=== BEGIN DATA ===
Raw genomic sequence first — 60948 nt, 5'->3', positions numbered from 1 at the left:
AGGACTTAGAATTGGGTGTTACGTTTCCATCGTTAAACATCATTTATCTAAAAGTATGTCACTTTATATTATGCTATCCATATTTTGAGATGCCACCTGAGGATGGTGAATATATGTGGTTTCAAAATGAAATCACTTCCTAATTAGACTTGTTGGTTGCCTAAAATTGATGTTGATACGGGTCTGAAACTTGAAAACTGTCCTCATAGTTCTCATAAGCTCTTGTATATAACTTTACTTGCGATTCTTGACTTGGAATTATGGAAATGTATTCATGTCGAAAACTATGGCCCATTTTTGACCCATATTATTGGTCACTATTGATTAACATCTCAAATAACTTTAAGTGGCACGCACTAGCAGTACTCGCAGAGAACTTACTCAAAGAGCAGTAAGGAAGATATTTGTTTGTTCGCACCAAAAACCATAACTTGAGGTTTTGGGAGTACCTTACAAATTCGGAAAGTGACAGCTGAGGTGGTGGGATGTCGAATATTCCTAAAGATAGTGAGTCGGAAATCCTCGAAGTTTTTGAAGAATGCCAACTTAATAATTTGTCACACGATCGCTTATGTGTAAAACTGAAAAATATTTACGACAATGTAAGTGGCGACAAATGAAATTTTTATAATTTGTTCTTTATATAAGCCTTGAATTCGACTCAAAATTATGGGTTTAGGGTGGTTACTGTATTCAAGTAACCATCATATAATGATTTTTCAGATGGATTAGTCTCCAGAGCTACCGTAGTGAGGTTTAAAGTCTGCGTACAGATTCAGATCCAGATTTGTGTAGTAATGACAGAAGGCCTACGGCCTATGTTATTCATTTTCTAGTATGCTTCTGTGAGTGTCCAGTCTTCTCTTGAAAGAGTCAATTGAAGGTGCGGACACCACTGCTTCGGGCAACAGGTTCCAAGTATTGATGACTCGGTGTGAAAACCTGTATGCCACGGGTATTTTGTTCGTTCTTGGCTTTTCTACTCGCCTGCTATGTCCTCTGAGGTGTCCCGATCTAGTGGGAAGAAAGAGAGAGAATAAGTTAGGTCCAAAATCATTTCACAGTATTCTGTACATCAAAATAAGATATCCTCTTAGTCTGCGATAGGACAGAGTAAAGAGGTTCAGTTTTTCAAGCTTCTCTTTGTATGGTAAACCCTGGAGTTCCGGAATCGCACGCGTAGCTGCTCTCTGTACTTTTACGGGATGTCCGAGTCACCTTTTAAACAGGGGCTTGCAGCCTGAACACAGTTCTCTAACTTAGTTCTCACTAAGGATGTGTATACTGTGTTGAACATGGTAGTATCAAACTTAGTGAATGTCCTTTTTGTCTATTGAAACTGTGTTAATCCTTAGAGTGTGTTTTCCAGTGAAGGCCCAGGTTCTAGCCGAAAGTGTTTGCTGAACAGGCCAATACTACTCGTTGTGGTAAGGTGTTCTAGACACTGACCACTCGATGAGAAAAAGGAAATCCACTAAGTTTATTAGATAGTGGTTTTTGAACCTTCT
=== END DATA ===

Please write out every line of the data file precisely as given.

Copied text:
Raw genomic sequence first — 60948 nt, 5'->3', positions numbered from 1 at the left:
AGGACTTAGAATTGGGTGTTACGTTTCCATCGTTAAACATCATTTATCTAAAAGTATGTCACTTTATATTATGCTATCCATATTTTGAGATGCCACCTGAGGATGGTGAATATATGTGGTTTCAAAATGAAATCACTTCCTAATTAGACTTGTTGGTTGCCTAAAATTGATGTTGATACGGGTCTGAAACTTGAAAACTGTCCTCATAGTTCTCATAAGCTCTTGTATATAACTTTACTTGCGATTCTTGACTTGGAATTATGGAAATGTATTCATGTCGAAAACTATGGCCCATTTTTGACCCATATTATTGGTCACTATTGATTAACATCTCAAATAACTTTAAGTGGCACGCACTAGCAGTACTCGCAGAGAACTTACTCAAAGAGCAGTAAGGAAGATATTTGTTTGTTCGCACCAAAAACCATAACTTGAGGTTTTGGGAGTACCTTACAAATTCGGAAAGTGACAGCTGAGGTGGTGGGATGTCGAATATTCCTAAAGATAGTGAGTCGGAAATCCTCGAAGTTTTTGAAGAATGCCAACTTAATAATTTGTCACACGATCGCTTATGTGTAAAACTGAAAAATATTTACGACAATGTAAGTGGCGACAAATGAAATTTTTATAATTTGTTCTTTATATAAGCCTTGAATTCGACTCAAAATTATGGGTTTAGGGTGGTTACTGTATTCAAGTAACCATCATATAATGATTTTTCAGATGGATTAGTCTCCAGAGCTACCGTAGTGAGGTTTAAAGTCTGCGTACAGATTCAGATCCAGATTTGTGTAGTAATGACAGAAGGCCTACGGCCTATGTTATTCATTTTCTAGTATGCTTCTGTGAGTGTCCAGTCTTCTCTTGAAAGAGTCAATTGAAGGTGCGGACACCACTGCTTCGGGCAACAGGTTCCAAGTATTGATGACTCGGTGTGAAAACCTGTATGCCACGGGTATTTTGTTCGTTCTTGGCTTTTCTACTCGCCTGCTATGTCCTCTGAGGTGTCCCGATCTAGTGGGAAGAAAGAGAGAGAATAAGTTAGGTCCAAAATCATTTCACAGTATTCTGTACATCAAAATAAGATATCCTCTTAGTCTGCGATAGGACAGAGTAAAGAGGTTCAGTTTTTCAAGCTTCTCTTTGTATGGTAAACCCTGGAGTTCCGGAATCGCACGCGTAGCTGCTCTCTGTACTTTTACGGGATGTCCGAGTCACCTTTTAAACAGGGGCTTGCAGCCTGAACACAGTTCTCTAACTTAGTTCTCACTAAGGATGTGTATACTGTGTTGAACATGGTAGTATCAAACTTAGTGAATGTCCTTTTTGTCTATTGAAACTGTGTTAATCCTTAGAGTGTGTTTTCCAGTGAAGGCCCAGGTTCTAGCCGAAAGTGTTTGCTGAACAGGCCAATACTACTCGTTGTGGTAAGGTGTTCTAGACACTGACCACTCGATGAGAAAAAGGAAATCCACTAAGTTTATTAGATAGTGGTTTTTGAACCTTCT